I think answering these questions is ultimately why I do care work in the way I do now. Our bodies shouldn’t be thrown on the fire just to warm everyone else up. We can fight for one another without asking for more than what they can give. What we do, be it big or small, can have an impact in fighting injustice without self-destruction. Because we are enough and we can make this world and the futures we fight for enough for us all. Together, and with love.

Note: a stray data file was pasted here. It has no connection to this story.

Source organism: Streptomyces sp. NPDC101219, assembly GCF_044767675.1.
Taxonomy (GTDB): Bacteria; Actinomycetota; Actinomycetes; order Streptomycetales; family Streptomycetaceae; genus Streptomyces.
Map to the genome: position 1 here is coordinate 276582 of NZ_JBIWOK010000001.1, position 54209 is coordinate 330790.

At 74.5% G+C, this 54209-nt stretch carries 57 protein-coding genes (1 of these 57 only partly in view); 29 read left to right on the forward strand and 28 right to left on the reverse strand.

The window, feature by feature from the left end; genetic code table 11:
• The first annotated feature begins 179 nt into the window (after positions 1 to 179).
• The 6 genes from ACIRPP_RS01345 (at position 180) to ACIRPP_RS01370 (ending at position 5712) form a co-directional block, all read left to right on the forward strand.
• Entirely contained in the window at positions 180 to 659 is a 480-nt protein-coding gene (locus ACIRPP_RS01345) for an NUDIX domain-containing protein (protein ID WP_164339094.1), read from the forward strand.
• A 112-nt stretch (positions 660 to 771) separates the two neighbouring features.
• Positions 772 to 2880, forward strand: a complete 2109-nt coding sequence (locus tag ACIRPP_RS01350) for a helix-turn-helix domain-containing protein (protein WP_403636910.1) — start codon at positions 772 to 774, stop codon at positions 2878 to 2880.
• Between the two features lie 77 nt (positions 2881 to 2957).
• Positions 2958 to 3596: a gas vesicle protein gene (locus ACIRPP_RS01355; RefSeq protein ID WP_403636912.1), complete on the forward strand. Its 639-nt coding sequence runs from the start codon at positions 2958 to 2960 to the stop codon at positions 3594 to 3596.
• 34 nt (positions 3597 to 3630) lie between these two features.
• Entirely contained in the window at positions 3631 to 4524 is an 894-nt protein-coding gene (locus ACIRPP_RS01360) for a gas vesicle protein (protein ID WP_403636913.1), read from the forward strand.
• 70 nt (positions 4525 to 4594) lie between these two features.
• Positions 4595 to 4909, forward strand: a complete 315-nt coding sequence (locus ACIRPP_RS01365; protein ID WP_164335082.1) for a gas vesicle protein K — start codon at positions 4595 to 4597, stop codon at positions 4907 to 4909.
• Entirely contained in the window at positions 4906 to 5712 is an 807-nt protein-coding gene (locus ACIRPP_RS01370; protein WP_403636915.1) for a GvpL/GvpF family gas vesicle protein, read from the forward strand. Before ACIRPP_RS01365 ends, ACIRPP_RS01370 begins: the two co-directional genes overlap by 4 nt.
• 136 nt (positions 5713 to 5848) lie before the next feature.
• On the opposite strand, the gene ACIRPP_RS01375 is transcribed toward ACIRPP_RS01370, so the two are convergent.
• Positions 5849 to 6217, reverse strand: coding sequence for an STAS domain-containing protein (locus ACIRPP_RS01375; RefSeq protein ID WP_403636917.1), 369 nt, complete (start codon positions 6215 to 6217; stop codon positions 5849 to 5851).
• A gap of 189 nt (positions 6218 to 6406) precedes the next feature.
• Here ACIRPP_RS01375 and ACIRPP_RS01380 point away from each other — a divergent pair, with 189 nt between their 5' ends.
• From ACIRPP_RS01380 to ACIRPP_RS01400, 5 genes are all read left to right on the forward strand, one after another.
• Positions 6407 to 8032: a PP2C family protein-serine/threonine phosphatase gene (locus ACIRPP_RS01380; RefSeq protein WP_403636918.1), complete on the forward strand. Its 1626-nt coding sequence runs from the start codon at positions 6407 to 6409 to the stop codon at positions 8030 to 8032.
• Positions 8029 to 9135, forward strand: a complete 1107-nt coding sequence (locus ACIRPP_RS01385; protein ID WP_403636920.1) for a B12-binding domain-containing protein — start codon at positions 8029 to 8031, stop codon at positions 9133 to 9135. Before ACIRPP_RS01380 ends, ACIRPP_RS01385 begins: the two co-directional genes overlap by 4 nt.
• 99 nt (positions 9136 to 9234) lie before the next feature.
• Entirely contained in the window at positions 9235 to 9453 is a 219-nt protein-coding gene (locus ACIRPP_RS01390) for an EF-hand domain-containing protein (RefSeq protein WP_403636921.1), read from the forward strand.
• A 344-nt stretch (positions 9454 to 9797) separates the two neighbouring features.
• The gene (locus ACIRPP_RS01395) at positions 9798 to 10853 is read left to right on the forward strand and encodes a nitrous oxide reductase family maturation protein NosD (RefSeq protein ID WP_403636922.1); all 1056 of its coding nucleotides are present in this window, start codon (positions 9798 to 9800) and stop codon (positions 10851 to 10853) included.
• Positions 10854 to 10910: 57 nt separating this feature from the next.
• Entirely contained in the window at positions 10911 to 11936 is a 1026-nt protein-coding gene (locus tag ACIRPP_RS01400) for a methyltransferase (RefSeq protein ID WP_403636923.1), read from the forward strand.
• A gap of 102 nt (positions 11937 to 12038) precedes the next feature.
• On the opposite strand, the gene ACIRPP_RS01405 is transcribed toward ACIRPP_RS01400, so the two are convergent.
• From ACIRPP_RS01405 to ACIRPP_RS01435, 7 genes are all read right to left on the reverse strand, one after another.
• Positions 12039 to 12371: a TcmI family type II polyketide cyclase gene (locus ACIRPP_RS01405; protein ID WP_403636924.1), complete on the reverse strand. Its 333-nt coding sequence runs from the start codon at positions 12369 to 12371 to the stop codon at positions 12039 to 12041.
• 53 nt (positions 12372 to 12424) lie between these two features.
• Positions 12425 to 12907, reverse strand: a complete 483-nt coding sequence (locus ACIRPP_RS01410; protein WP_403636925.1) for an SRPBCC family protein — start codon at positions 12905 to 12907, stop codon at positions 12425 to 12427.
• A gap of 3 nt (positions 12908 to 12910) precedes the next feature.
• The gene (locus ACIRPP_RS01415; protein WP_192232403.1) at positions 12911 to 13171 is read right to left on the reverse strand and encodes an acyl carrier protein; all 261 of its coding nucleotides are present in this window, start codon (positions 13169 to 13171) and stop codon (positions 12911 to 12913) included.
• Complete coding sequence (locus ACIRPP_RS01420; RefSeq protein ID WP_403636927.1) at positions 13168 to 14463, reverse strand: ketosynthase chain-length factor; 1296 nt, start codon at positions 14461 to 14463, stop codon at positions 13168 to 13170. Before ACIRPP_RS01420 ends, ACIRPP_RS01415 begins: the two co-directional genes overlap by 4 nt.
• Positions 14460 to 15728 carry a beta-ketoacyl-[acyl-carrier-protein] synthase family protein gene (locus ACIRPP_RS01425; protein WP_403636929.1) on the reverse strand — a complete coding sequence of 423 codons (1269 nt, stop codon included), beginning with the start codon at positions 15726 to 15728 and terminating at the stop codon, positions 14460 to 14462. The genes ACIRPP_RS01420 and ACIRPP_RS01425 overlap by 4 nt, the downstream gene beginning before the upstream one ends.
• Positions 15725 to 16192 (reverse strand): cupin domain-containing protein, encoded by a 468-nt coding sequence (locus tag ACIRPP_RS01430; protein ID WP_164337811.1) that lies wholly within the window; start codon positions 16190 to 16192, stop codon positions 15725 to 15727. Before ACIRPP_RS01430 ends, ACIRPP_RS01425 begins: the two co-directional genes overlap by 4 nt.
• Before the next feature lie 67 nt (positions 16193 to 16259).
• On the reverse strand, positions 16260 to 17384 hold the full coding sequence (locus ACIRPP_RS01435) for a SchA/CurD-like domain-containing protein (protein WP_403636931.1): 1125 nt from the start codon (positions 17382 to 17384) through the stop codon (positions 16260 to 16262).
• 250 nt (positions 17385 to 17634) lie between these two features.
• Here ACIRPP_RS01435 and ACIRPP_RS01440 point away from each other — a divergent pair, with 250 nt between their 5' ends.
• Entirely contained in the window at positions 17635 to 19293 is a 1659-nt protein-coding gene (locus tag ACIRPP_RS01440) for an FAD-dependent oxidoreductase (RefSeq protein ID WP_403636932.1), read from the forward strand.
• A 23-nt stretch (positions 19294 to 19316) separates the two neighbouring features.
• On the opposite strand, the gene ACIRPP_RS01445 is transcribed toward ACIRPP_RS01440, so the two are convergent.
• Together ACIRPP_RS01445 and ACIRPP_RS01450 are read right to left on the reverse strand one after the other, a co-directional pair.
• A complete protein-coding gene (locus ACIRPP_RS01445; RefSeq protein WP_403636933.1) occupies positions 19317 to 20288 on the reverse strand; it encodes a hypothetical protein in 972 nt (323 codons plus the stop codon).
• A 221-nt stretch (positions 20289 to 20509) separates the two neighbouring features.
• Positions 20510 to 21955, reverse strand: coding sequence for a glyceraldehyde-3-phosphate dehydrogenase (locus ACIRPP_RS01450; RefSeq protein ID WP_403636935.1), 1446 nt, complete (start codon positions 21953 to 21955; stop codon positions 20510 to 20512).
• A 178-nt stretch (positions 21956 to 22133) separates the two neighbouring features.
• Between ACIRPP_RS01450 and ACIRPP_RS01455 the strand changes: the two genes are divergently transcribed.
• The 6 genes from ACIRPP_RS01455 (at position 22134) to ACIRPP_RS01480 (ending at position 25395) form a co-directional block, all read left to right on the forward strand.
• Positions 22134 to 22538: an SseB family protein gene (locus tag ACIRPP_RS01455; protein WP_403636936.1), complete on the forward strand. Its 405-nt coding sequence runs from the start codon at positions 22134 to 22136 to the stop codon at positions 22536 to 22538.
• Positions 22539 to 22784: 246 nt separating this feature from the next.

Angela Lemus-Mogrovejo (she/her) is a twenty-five year disabled, transgender femme of color working to make a stable life for herself in the LA area. Having graduated some time ago with degrees in Psychology and Philosophy, Angela now dedicates her professional life to creating writing uplifting the concerns and struggles of marginalized communities. As a writer for Art for Ourselves, she writes in the hopes of supporting QTPOC creatives in imagining/creating a better world for us all. A better world is possible and she hopes to play her part in making it be realized.